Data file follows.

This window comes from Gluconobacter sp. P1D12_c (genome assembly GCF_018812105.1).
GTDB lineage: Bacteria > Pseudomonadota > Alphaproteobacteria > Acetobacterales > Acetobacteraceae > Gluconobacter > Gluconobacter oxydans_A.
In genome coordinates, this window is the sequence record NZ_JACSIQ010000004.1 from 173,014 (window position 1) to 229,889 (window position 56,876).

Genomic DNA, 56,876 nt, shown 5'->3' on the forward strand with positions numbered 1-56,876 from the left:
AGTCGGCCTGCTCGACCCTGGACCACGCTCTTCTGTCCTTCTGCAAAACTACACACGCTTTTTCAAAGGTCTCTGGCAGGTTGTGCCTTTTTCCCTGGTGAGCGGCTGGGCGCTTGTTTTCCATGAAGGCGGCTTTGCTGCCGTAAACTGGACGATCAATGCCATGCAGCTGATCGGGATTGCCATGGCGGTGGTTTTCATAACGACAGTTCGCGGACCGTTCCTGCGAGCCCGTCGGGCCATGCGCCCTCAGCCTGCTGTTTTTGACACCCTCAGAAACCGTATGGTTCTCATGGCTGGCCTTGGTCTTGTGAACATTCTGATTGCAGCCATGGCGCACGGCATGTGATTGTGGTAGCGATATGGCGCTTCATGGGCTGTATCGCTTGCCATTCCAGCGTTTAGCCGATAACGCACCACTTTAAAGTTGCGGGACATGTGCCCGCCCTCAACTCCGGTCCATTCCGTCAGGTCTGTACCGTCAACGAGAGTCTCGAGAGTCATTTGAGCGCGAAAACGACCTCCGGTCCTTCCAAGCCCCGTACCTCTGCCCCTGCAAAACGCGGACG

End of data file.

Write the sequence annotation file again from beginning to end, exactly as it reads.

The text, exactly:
This window comes from Gluconobacter sp. P1D12_c (genome assembly GCF_018812105.1).
GTDB lineage: Bacteria > Pseudomonadota > Alphaproteobacteria > Acetobacterales > Acetobacteraceae > Gluconobacter > Gluconobacter oxydans_A.
In genome coordinates, this window is the sequence record NZ_JACSIQ010000004.1 from 173,014 (window position 1) to 229,889 (window position 56,876).

Genomic DNA, 56,876 nt, shown 5'->3' on the forward strand with positions numbered 1-56,876 from the left:
AGTCGGCCTGCTCGACCCTGGACCACGCTCTTCTGTCCTTCTGCAAAACTACACACGCTTTTTCAAAGGTCTCTGGCAGGTTGTGCCTTTTTCCCTGGTGAGCGGCTGGGCGCTTGTTTTCCATGAAGGCGGCTTTGCTGCCGTAAACTGGACGATCAATGCCATGCAGCTGATCGGGATTGCCATGGCGGTGGTTTTCATAACGACAGTTCGCGGACCGTTCCTGCGAGCCCGTCGGGCCATGCGCCCTCAGCCTGCTGTTTTTGACACCCTCAGAAACCGTATGGTTCTCATGGCTGGCCTTGGTCTTGTGAACATTCTGATTGCAGCCATGGCGCACGGCATGTGATTGTGGTAGCGATATGGCGCTTCATGGGCTGTATCGCTTGCCATTCCAGCGTTTAGCCGATAACGCACCACTTTAAAGTTGCGGGACATGTGCCCGCCCTCAACTCCGGTCCATTCCGTCAGGTCTGTACCGTCAACGAGAGTCTCGAGAGTCATTTGAGCGCGAAAACGACCTCCGGTCCTTCCAAGCCCCGTACCTCTGCCCCTGCAAAACGCGGACG